Nov 202013 4 Responses

Why Marriage Matters to the Church

The most common reason couples leave the church is because of divorce. (See: How Divorce Can Proclaim the Gospel)

They didn’t tell me this in seminary. I’m not aware of any official studies which have been done. But a decade of ministry has made it clear.

During one of my first years in the pastorate, I experienced my first serious critique. It wasn’t bad; it didn’t seem out of line. The man had legitimate complaints. He saw my mistakes and pointed them out in a constructive way.

I thought the meeting went well. The man left the church but our relationship was in good standing. Yet a few months later when I heard the man had left his wife, I was hurt. At the very time the man was questioning my pastoral abilities, he was having an affair.

I assumed it was a rare experience, but years later I realize it is not the exception, but the rule.

The most common people to complain and leave are those who are having serious relationship problems.

I’m not sure of the correlation:

Maybe their personal lives are falling apart and complaining about others makes them feel better.

Maybe they are weary so their patience is more limited than others.

Maybe critical people are more likely to get a divorce.

Maybe it’s distraction to give an excuse to leave.

People often separate themselves from long-lasting relationships before a sin becomes public so that the guilt isn’t so overwhelming, yet I’m uncertain of the exact relationship between divorce, affairs, and leaving the church.

What I do know is this: divorce damages the church.

The Bible says far less about marriage than I would expect. Yet in several passages Paul discusses marriage in his letters to the churches. Ephesians 5 is probably the most famous passage.

What’s the correlation between marriage and Paul’s letters to the churches?

Most of the early churches met in homes. As Paul wrote to strengthen these local bodies and aid their proclamation of the gospel, marriage had a very practical importance. How uncomfortable would worship be in a house where the husband and wife were fighting?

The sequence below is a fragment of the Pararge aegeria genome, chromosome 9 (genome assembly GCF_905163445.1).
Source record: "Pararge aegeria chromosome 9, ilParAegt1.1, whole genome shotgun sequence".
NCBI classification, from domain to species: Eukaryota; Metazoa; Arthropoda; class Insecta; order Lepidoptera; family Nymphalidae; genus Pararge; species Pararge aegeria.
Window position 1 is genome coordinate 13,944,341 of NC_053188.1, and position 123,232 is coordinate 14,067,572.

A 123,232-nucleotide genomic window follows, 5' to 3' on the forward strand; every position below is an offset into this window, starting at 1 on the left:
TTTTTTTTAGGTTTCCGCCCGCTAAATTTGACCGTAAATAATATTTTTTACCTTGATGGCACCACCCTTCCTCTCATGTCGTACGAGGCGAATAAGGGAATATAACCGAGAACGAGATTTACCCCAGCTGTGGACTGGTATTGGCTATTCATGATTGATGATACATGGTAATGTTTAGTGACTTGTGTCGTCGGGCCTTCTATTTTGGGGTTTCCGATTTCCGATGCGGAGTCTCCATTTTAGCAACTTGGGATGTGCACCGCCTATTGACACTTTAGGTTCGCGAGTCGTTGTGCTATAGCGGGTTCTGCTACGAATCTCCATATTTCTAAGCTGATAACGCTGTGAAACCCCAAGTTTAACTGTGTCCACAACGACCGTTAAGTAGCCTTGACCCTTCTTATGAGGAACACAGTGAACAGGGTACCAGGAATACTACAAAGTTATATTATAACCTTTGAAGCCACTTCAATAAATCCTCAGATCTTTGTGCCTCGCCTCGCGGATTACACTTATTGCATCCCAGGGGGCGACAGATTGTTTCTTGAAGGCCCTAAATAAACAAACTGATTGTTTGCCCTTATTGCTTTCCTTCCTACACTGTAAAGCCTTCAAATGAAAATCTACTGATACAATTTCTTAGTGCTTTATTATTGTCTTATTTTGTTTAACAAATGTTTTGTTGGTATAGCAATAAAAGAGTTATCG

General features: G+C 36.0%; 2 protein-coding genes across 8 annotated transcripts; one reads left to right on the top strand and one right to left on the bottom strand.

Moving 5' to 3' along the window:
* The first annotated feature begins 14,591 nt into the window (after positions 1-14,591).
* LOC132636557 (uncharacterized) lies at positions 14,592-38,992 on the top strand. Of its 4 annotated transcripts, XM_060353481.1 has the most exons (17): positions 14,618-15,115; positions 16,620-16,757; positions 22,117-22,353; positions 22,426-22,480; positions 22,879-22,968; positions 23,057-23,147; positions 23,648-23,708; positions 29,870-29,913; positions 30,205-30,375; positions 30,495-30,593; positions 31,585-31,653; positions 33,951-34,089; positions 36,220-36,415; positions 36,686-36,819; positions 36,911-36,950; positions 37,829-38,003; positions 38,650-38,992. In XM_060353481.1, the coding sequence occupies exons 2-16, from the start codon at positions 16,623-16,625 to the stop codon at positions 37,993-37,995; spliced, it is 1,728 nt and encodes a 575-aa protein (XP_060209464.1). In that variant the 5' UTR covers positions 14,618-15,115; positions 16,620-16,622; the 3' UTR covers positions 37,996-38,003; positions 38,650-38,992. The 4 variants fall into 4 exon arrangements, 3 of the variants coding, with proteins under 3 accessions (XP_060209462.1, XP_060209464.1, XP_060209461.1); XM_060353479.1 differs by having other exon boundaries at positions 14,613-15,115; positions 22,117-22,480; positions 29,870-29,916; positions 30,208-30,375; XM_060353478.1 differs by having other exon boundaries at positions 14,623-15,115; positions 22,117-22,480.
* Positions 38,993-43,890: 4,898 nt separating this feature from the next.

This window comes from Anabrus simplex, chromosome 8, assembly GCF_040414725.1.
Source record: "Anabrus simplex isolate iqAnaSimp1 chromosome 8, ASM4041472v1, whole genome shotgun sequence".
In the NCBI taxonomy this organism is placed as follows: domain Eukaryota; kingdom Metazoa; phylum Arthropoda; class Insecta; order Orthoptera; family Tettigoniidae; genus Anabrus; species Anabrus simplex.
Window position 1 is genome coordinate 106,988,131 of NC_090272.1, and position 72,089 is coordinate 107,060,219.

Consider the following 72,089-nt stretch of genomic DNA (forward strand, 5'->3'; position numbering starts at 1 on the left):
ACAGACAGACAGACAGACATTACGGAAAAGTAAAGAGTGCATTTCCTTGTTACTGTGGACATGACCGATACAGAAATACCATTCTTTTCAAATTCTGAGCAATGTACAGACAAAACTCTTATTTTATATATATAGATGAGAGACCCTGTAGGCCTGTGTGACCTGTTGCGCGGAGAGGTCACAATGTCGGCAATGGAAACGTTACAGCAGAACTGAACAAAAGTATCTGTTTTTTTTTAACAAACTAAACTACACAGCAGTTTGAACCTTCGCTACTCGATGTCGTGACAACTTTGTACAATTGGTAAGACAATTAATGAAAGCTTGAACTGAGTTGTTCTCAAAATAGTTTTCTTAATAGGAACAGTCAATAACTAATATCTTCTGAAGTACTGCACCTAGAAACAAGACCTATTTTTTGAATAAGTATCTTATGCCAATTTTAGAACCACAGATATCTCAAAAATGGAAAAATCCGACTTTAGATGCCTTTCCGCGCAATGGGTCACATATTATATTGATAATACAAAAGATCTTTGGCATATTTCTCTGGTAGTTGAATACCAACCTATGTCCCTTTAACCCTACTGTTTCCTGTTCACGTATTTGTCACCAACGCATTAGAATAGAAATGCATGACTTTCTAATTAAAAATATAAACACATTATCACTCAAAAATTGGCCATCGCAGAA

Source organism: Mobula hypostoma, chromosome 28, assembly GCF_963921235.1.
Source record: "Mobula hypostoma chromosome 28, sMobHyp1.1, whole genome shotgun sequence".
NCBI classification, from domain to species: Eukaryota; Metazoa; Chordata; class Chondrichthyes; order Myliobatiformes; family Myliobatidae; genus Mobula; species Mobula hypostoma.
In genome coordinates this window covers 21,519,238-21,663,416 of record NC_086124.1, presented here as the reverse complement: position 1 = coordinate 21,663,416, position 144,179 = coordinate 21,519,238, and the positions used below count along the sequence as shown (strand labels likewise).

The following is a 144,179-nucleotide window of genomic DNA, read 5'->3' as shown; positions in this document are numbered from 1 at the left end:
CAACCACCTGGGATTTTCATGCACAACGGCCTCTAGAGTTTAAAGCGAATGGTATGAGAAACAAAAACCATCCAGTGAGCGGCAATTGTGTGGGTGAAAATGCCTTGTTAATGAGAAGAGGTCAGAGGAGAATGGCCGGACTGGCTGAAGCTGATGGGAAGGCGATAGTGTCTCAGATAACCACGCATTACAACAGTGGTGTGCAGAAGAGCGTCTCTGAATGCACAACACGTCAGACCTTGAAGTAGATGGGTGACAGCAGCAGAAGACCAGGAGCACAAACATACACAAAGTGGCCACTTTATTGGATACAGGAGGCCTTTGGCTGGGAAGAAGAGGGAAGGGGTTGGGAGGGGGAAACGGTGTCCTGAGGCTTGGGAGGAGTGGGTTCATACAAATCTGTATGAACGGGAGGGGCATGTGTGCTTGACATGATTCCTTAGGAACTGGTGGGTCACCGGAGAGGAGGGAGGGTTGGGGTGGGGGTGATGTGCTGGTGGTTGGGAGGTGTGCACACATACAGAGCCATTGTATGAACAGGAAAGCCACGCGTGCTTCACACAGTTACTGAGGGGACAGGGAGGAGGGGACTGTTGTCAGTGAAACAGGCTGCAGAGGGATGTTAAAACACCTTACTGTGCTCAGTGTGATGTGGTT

Paul wrote about marriage, in part, because of its powerful influence on the local church. Clearly marriage matters beyond the local church. It serves as a tremendous testimony to the world about Christ’s love of the church. It provides the greatest climate for spiritual transformation which most people will ever experience. But it also influences the local church.

Divorce hinders the ministry of the local church.

It was true in the day of Paul and it is equally true today.

The number one reason a couple leaves our church is because of a broken marriage relationship.

It’s not the only reason a couple leaves. The assumption cannot be made—well, they left so their marriage must be in trouble. But it happens often enough that I’m rarely surprised when someone complains, leaves, and then soon divorces.

Happily married people complain, but their complaints are most often done in the context of improving the church, understanding decisions, and supporting the pastor. Unhappy people often complain in order to distract, create a rift, and leave.

Divorce matters to the church because:

It hinders the church’s testimony in the community. The message of the gospel is not about how good we are, however, our lives are to point to a life-transforming grace. Broken relationships weaken our testimony to a world who is watching everything we do.

It steals potential leaders. At the very time in which many people should have matured in their faith and started leading small groups or ministries, they are often trying to put the pieces of their lives back together because of a divorce. Much of the leadership vacuum in the church is because of broken relationships.

It drains the pastoral staff. Marriage ministry is a part of every pastor’s life. It is and it should be. However, imagine if the divorce rate was cut in half. Imagine if the number of affairs were far less than what they are. How much more time could a pastor spend in other areas if he wasn’t doing the vital work of assisting hurting couples.

It depletes the church’s resources. Divorce is difficult on people’s finances. As they struggle, they give less which in turn weakens the churches ministry.

It distracts from the church’s mission. So often the loudest voice gets the attention. It’s true in most organizations and it’s often true in churches. If unhappy people are more likely to complain, then often unhappy people will determine the issues in which a church focuses. It shouldn’t be this way, but it often is. As someone distracts attention way from their personal problems, they often end up distracting the church away from its ultimate mission.

Marriage matters and it matters for a variety of reasons. One of the main reasons it matters is because of its influence on the local church. Healthy families create a climate for healthy worship and effective ministry.

 

4 Responses to Why Marriage Matters to the Church
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